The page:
The spring storm is presenting its own set of challenges in rural Manitoba.
For cattle rancher Cameron Nykoliation, it means taking extra precautions.
“The wind and the wet, that’s the problem,” said Nykoliation, who runs NYK Cattle Company near Douglas, Manitoba.
Nykoliation says he’s been busy for the past few days, herding the cattle off the fields and closer to the farmyard, moving feed, and building shelters with dry straw.
He says he has about 120 calf-cow pairs of black Angus cattle, and most have already calved this season.
“The mature cattle, they can handle it just fine, they’re well insulated and they’re built for cold outside,” he said.
“The small calves can get a chill. Even this morning I was out for an hour or two in the snow and the wind, it’s such a heavy, wet snow that it just sticks to you and soaks you right through to the bone right away. And those calves standing, (they) don’t have enough body heat to stay warm like that.”
Nykoliation says the younger, newborn calves are staying out of the elements.
“Any of the little calves, we had a few born here in April, we put them inside a barn with their mothers, we put them right out of the weather where it’s warm,” he said. “We don’t have space for everybody, so it’s kind of the maternity ward.”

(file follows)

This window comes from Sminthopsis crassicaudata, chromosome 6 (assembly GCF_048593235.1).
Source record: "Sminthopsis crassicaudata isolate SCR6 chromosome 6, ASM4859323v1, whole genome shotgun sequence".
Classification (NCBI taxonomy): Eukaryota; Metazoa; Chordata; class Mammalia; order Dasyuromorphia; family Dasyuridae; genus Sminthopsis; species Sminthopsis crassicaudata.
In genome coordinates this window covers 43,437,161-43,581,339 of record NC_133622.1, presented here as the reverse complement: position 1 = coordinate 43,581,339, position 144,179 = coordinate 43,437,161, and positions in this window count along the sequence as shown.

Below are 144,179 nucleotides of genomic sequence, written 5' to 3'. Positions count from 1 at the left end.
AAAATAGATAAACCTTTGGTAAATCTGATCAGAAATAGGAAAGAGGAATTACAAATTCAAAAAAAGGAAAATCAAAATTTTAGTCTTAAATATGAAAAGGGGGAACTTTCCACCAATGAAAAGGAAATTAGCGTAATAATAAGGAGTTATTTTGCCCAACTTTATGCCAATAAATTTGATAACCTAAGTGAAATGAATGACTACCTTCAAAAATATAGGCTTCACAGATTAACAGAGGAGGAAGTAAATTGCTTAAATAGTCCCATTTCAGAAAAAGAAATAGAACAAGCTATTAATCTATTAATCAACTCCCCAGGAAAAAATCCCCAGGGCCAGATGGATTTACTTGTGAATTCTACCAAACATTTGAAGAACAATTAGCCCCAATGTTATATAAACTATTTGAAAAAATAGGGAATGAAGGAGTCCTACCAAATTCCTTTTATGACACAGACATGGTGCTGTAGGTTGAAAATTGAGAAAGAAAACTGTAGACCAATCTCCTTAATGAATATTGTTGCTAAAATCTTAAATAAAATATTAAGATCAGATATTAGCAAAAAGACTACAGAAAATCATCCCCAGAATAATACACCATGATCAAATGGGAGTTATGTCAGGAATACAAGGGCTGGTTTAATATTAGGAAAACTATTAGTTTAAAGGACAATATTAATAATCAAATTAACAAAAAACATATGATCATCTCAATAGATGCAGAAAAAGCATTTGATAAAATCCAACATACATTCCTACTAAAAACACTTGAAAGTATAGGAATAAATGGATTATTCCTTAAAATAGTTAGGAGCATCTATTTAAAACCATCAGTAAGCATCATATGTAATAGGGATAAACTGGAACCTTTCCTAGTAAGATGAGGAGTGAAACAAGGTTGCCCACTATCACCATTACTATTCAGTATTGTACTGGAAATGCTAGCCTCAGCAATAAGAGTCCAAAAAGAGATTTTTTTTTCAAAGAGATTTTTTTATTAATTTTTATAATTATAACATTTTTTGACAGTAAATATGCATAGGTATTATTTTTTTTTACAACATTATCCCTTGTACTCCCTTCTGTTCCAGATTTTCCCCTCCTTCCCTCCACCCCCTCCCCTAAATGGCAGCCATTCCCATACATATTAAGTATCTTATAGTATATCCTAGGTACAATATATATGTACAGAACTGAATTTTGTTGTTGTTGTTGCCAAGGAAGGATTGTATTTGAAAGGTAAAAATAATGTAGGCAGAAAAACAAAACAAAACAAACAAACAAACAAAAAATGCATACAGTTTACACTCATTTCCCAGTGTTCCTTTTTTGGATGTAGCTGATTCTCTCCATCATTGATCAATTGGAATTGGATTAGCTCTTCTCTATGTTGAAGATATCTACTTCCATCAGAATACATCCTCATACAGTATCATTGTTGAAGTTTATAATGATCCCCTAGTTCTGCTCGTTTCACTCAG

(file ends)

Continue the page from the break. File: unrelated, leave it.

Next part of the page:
Convoy helps health care workers
The whipping winds and snow reduced visibility to zero at times in many parts of rural Manitoba Wednesday, prompting the Morden Fire Department to conduct convoys to ensure healthcare workers could get to work.
Health care workers gathered at two local arenas in the area before being escorted to the hospital by fire trucks and a snow plow.
“They’re mustering in Winkler at the Winkler Arena and then in Morden at the Access Centre. They’re doing that three times a day. They’ve arranged for a snowplow to go first, and then there’s a fire engine — and the staff will be able to follow so they can get to work safely,” Southern Health’s Lorraine Cassan told Global News.
“It’s going to really help us get our staff in so we can take care of our patients.”
Morden Fire Chief Andy Thiessen crews were even making house calls.
“If people can’t make it to the arena for the convoy we then pick them up at their residential home via whatever means we can to get them and then get them to the hospital so they can do their shift for us,” Thiessen said.
Thiessen adds they’d help escort the ambulance out for emergency calls and if the ambulance can’t make it all the way to the home, they’ll go by side-by-side and sled.
“I went through this 25 years ago with the 97′ storm,” Thiessen said.
“We’re a little bit more prepared than we were then, for sure. And for us fire guys, this puts a smile on our faces, it gives us a reason to do stuff. So for us, it’s a good day.”
–With files from Sam Thompson